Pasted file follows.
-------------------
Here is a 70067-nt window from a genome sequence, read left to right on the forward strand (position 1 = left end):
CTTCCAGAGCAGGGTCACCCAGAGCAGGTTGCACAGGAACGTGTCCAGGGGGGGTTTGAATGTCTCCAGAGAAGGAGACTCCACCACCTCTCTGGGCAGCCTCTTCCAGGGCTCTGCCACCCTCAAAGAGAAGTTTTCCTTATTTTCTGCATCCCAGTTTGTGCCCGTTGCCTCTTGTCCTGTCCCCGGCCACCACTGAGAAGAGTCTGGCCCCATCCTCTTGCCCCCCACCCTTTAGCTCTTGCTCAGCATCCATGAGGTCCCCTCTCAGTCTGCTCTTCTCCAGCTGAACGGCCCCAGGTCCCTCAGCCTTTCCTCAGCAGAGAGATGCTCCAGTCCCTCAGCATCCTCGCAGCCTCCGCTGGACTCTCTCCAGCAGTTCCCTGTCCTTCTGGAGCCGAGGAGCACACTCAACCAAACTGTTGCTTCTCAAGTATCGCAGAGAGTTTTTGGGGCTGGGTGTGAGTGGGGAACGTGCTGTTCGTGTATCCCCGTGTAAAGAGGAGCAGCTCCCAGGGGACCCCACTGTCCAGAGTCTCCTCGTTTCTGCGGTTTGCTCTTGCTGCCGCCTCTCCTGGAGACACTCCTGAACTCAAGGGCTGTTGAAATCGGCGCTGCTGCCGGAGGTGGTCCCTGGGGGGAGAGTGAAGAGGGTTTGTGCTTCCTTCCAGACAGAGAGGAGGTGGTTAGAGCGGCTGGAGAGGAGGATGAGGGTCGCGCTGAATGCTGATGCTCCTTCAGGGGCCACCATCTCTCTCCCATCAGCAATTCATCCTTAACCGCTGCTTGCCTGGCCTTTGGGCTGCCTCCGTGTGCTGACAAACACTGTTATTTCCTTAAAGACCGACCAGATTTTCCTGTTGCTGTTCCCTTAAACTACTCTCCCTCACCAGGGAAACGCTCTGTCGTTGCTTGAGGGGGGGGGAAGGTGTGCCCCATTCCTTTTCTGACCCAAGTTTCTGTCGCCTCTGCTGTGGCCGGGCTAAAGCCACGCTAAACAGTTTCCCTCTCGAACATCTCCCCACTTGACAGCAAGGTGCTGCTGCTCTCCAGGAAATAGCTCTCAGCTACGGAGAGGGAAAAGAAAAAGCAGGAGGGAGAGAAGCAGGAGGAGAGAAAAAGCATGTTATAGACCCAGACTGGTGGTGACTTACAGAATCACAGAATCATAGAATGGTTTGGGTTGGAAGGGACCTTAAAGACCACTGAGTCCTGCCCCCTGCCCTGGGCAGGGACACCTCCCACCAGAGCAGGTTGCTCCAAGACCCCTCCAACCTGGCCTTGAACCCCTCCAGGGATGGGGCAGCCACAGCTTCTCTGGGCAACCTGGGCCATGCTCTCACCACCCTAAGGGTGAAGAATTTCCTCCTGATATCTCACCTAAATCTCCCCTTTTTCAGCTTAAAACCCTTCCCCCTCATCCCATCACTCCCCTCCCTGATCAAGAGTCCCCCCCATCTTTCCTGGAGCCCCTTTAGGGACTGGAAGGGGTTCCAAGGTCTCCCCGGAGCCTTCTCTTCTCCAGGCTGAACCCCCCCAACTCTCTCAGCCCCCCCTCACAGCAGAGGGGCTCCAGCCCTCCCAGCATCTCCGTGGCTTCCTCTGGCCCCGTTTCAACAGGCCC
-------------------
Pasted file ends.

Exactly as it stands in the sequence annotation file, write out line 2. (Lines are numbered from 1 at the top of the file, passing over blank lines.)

CTTCCAGAGCAGGGTCACCCAGAGCAGGTTGCACAGGAACGTGTCCAGGGGGGGTTTGAATGTCTCCAGAGAAGGAGACTCCACCACCTCTCTGGGCAGCCTCTTCCAGGGCTCTGCCACCCTCAAAGAGAAGTTTTCCTTATTTTCTGCATCCCAGTTTGTGCCCGTTGCCTCTTGTCCTGTCCCCGGCCACCACTGAGAAGAGTCTGGCCCCATCCTCTTGCCCCCCACCCTTTAGCTCTTGCTCAGCATCCATGAGGTCCCCTCTCAGTCTGCTCTTCTCCAGCTGAACGGCCCCAGGTCCCTCAGCCTTTCCTCAGCAGAGAGATGCTCCAGTCCCTCAGCATCCTCGCAGCCTCCGCTGGACTCTCTCCAGCAGTTCCCTGTCCTTCTGGAGCCGAGGAGCACACTCAACCAAACTGTTGCTTCTCAAGTATCGCAGAGAGTTTTTGGGGCTGGGTGTGAGTGGGGAACGTGCTGTTCGTGTATCCCCGTGTAAAGAGGAGCAGCTCCCAGGGGACCCCACTGTCCAGAGTCTCCTCGTTTCTGCGGTTTGCTCTTGCTGCCGCCTCTCCTGGAGACACTCCTGAACTCAAGGGCTGTTGAAATCGGCGCTGCTGCCGGAGGTGGTCCCTGGGGGGAGAGTGAAGAGGGTTTGTGCTTCCTTCCAGACAGAGAGGAGGTGGTTAGAGCGGCTGGAGAGGAGGATGAGGGTCGCGCTGAATGCTGATGCTCCTTCAGGGGCCACCATCTCTCTCCCATCAGCAATTCATCCTTAACCGCTGCTTGCCTGGCCTTTGGGCTGCCTCCGTGTGCTGACAAACACTGTTATTTCCTTAAAGACCGACCAGATTTTCCTGTTGCTGTTCCCTTAAACTACTCTCCCTCACCAGGGAAACGCTCTGTCGTTGCTTGAGGGGGGGGGAAGGTGTGCCCCATTCCTTTTCTGACCCAAGTTTCTGTCGCCTCTGCTGTGGCCGGGCTAAAGCCACGCTAAACAGTTTCCCTCTCGAACATCTCCCCACTTGACAGCAAGGTGCTGCTGCTCTCCAGGAAATAGCTCTCAGCTACGGAGAGGGAAAAGAAAAAGCAGGAGGGAGAGAAGCAGGAGGAGAGAAAAAGCATGTTATAGACCCAGACTGGTGGTGACTTACAGAATCACAGAATCATAGAATGGTTTGGGTTGGAAGGGACCTTAAAGACCACTGAGTCCTGCCCCCTGCCCTGGGCAGGGACACCTCCCACCAGAGCAGGTTGCTCCAAGACCCCTCCAACCTGGCCTTGAACCCCTCCAGGGATGGGGCAGCCACAGCTTCTCTGGGCAACCTGGGCCATGCTCTCACCACCCTAAGGGTGAAGAATTTCCTCCTGATATCTCACCTAAATCTCCCCTTTTTCAGCTTAAAACCCTTCCCCCTCATCCCATCACTCCCCTCCCTGATCAAGAGTCCCCCCCATCTTTCCTGGAGCCCCTTTAGGGACTGGAAGGGGTTCCAAGGTCTCCCCGGAGCCTTCTCTTCTCCAGGCTGAACCCCCCCAACTCTCTCAGCCCCCCCTCACAGCAGAGGGGCTCCAGCCCTCCCAGCATCTCCGTGGCTTCCTCTGGCCCCGTTTCAACAGGCCC